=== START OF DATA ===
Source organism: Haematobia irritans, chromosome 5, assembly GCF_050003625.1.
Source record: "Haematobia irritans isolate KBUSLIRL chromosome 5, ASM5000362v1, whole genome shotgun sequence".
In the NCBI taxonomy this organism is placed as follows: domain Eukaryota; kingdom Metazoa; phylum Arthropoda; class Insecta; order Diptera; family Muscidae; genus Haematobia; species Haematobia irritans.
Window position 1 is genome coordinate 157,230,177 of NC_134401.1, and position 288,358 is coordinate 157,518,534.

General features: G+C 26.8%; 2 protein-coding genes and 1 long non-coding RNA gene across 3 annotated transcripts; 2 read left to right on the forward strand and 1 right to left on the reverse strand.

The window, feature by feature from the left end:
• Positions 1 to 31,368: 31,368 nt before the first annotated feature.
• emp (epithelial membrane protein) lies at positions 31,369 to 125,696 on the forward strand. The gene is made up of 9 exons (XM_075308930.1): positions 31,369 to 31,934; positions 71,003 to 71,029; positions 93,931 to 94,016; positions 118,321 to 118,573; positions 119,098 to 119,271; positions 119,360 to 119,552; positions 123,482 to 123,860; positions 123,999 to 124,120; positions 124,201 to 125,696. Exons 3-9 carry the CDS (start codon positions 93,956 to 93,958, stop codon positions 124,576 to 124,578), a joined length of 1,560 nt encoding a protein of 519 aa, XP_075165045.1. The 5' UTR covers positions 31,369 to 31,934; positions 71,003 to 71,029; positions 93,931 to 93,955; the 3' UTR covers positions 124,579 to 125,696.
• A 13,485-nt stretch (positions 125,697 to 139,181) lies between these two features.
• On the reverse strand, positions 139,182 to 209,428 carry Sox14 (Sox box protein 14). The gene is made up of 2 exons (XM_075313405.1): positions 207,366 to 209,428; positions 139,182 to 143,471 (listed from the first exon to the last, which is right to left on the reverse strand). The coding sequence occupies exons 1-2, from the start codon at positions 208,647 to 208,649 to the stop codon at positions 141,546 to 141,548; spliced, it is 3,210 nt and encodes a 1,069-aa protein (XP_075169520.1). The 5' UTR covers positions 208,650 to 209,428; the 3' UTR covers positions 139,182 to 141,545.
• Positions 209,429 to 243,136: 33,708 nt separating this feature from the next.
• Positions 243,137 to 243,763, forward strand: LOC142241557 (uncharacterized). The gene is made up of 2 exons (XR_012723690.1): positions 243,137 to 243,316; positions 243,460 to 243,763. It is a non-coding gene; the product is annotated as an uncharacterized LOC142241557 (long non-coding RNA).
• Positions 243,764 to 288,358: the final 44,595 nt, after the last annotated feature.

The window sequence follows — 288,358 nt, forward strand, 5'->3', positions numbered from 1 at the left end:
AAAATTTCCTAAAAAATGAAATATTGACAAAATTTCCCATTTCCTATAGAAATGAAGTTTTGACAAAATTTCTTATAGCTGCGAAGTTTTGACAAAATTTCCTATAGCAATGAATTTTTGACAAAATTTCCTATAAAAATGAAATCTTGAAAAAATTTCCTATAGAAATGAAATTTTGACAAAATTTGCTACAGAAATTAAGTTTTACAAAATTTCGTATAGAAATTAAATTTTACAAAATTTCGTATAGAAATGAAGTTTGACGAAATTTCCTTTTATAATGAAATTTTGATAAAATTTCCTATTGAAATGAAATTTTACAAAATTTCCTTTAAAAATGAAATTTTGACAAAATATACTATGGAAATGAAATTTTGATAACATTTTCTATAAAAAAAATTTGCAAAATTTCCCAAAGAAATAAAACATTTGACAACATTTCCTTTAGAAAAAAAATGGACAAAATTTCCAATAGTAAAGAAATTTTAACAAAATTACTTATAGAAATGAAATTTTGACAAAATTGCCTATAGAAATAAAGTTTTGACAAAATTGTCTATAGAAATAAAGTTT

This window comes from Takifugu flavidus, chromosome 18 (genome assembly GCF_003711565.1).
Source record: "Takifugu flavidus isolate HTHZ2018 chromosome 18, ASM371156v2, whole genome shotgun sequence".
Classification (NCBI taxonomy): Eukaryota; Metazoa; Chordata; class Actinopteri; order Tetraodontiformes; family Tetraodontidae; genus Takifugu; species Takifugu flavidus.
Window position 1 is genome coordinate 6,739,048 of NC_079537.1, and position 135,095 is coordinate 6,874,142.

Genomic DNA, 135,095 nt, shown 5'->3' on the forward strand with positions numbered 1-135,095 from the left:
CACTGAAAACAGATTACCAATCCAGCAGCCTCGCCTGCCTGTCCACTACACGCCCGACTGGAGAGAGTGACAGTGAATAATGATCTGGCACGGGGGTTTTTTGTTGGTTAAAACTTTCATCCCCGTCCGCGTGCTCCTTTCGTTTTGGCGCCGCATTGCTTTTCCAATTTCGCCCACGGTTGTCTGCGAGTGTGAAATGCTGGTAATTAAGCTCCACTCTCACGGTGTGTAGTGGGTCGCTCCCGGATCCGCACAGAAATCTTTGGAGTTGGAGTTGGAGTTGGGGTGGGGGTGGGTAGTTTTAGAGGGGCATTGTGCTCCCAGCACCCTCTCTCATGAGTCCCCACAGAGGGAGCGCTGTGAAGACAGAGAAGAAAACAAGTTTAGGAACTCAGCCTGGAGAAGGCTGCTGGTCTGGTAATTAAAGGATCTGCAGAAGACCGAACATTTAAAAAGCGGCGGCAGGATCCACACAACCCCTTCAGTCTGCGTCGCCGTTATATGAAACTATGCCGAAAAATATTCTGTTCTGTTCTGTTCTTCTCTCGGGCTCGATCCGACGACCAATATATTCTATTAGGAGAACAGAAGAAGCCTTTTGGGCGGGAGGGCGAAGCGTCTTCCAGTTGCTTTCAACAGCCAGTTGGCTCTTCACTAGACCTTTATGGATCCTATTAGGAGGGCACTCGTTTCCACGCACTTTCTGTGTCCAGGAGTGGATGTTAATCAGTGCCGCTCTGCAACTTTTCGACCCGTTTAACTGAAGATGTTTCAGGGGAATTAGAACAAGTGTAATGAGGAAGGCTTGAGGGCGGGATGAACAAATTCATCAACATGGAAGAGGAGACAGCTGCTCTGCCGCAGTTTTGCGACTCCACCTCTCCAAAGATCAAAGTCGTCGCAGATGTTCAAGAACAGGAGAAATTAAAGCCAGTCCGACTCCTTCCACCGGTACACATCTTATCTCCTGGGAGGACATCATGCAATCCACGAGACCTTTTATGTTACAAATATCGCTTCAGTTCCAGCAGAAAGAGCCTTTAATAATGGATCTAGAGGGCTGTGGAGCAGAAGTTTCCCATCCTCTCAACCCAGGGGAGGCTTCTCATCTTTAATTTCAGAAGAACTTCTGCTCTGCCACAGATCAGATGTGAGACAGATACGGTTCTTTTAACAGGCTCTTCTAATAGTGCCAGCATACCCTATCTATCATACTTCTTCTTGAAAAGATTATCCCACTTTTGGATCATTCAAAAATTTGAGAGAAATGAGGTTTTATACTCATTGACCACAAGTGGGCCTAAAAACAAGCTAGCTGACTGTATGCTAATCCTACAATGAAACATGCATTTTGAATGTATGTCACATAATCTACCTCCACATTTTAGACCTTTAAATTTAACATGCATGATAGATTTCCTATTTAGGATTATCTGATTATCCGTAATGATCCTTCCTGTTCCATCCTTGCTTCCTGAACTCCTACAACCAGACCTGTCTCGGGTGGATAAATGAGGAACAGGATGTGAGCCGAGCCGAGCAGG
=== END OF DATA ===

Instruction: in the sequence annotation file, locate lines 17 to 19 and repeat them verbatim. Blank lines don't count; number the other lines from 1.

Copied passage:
Source record: "Takifugu flavidus isolate HTHZ2018 chromosome 18, ASM371156v2, whole genome shotgun sequence".
Classification (NCBI taxonomy): Eukaryota; Metazoa; Chordata; class Actinopteri; order Tetraodontiformes; family Tetraodontidae; genus Takifugu; species Takifugu flavidus.
Window position 1 is genome coordinate 6,739,048 of NC_079537.1, and position 135,095 is coordinate 6,874,142.